- Comparing one sample average/percentage to an "external" standard (a number given to us by the claim we are testing)

- Example: A sample of cereal boxes contain, on average, 2.95 oz of raisins, while it is claimed (a number given to us) that the average of all boxes is 3.0 oz.
- Use one-sample z test (assuming the sample size is over 25-30)
- For small samples, use one-sample t test
- This t-test assumes that the population is approximately normally distributed, and we are estimating the population S.D. from the sample.
- Comparing sample average (or percentages) of 2 samples (no external standard or number given)
- Example: A sample of freshman shows 20% own a refrigerator, while a sample of seniors shows 33% ownership. Is this difference chance variation in our sample, or do seniors (all seniors, overall) own refrigerators at a higher rate than freshmen (all freshmen, overall)?
- Use two-sample z test (assuming the sample sizes are over 25-30)
- For small sample sizes, use two-sample t test (we did not study this test)
- Either test assumes the samples are independent and small compared to their respective populations (so that non-replacement isn't an issue).
- Taking an entire group and dividing it in two at random to compare the results of treatment vs. placebo (or to compare two different treatments)
- Example: Testing the effectiveness of Vitamin C in treating colds
- Use two-sample z test, assuming the groups are over 25-30 in size.
- The fact that the two samples are not independent, i.e. that the choice of the first sample determines the second sample, causes one type of error, and...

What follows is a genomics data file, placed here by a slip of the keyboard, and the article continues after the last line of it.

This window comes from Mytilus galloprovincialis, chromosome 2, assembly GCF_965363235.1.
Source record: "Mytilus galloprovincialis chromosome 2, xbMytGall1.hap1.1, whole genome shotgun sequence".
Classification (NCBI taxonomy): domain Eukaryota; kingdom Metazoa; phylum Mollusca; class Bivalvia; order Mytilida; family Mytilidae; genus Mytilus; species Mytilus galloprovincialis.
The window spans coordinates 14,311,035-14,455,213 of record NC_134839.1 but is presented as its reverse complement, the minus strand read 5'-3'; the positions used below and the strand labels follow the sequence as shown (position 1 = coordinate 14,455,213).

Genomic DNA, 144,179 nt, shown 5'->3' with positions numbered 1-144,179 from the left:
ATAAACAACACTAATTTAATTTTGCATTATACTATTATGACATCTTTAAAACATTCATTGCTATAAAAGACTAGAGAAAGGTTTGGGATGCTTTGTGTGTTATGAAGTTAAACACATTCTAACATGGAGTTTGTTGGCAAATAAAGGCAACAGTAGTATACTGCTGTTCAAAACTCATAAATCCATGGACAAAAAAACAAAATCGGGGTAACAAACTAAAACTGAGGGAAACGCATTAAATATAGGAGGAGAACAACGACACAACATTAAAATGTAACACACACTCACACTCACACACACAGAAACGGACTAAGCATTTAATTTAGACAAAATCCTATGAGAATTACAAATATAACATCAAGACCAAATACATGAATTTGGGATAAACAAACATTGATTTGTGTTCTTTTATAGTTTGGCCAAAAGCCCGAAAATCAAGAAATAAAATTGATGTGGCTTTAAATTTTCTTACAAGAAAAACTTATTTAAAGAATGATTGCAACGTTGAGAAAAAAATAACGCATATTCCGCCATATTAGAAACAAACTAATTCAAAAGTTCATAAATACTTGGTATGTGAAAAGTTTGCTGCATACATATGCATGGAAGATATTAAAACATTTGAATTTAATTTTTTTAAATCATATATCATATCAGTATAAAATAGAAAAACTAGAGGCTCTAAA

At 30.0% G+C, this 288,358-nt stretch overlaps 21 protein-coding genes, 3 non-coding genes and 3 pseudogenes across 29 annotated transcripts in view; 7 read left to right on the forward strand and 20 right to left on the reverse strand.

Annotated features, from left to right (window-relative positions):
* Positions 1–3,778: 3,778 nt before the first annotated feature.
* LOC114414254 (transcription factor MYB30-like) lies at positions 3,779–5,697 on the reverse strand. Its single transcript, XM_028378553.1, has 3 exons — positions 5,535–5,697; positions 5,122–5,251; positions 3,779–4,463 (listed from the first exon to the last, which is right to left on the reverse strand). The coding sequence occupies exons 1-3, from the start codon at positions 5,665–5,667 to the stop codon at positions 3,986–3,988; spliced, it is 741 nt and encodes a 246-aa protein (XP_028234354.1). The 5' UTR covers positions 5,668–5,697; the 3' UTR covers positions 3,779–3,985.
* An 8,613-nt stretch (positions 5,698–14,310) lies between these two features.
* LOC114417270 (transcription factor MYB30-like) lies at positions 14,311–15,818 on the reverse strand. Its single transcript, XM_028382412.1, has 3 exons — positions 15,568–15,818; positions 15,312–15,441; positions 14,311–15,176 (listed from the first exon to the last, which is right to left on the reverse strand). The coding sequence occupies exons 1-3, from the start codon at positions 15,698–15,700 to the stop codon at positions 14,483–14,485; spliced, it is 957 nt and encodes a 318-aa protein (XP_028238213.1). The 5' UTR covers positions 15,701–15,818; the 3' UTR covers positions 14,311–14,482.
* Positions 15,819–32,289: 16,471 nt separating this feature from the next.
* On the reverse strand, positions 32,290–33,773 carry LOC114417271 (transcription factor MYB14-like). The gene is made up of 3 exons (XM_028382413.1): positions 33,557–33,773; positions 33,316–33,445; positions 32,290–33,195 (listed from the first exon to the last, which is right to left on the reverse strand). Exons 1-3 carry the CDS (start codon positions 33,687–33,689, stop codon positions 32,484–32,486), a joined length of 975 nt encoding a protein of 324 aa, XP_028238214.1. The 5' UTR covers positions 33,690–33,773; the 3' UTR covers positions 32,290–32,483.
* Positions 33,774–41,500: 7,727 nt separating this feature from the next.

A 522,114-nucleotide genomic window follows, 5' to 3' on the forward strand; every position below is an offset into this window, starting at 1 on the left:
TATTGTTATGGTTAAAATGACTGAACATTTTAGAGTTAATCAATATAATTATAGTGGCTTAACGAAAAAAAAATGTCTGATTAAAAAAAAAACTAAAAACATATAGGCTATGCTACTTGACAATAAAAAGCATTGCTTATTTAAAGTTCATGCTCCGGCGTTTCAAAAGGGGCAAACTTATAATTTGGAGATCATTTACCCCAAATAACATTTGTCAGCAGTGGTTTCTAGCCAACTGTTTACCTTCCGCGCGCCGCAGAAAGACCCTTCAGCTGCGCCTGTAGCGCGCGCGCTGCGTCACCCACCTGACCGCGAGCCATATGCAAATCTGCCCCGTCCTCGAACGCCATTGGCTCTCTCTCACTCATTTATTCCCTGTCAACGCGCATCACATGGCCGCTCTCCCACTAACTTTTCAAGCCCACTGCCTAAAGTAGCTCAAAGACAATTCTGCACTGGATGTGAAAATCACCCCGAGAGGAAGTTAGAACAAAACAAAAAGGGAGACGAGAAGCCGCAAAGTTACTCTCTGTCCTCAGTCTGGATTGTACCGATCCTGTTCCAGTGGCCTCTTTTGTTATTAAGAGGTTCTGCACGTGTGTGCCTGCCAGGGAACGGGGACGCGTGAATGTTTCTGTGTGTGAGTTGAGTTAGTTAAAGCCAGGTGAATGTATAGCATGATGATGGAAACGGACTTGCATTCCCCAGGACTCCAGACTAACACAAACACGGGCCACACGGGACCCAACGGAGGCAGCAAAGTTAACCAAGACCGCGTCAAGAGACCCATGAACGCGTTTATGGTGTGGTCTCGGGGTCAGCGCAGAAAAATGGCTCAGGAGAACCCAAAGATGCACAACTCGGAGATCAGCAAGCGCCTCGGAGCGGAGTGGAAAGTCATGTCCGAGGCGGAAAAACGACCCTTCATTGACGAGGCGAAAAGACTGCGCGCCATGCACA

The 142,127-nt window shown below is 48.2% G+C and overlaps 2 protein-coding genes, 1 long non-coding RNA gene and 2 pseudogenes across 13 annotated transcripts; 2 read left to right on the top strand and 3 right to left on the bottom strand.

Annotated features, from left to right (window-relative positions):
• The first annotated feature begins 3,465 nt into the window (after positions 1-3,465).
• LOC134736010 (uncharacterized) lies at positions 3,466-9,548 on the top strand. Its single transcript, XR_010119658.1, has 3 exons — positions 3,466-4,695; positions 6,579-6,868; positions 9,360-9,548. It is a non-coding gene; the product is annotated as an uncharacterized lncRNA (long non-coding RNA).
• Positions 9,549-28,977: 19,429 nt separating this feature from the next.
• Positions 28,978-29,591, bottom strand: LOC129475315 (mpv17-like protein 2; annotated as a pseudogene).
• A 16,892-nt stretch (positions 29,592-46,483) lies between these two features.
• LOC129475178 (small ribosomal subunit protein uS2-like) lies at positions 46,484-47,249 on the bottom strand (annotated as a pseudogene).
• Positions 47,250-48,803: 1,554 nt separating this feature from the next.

- The fact that the sample is large relative to the overall population, i.e. half of the overall population, causes another type of error, and...
- These two types of errors cancel each other out.

- Chi-squared tests: working with qualitative variables

- When an external standard is given, e.g. testing dice for
fairness - we are given the expected percentage for each outcome by the null hypothesis.

- When we are testing two qualitative variables for independence
- When the two variables both have only two values, this can be
recast as a two-sample z or t test; one will get approximately the same P-value, hence the same conclusion.

- Analysis of Variance (ANOVA) (we have not studied this test)

- For testing the independence of a qualitative variable from a quantitative variable, e.g. is GPA independent of residence hall?
- When the qualitative variable has only two values, this can be recast as a two-sample z or t test; one will get approximately the same P-value, hence the same conclusion.

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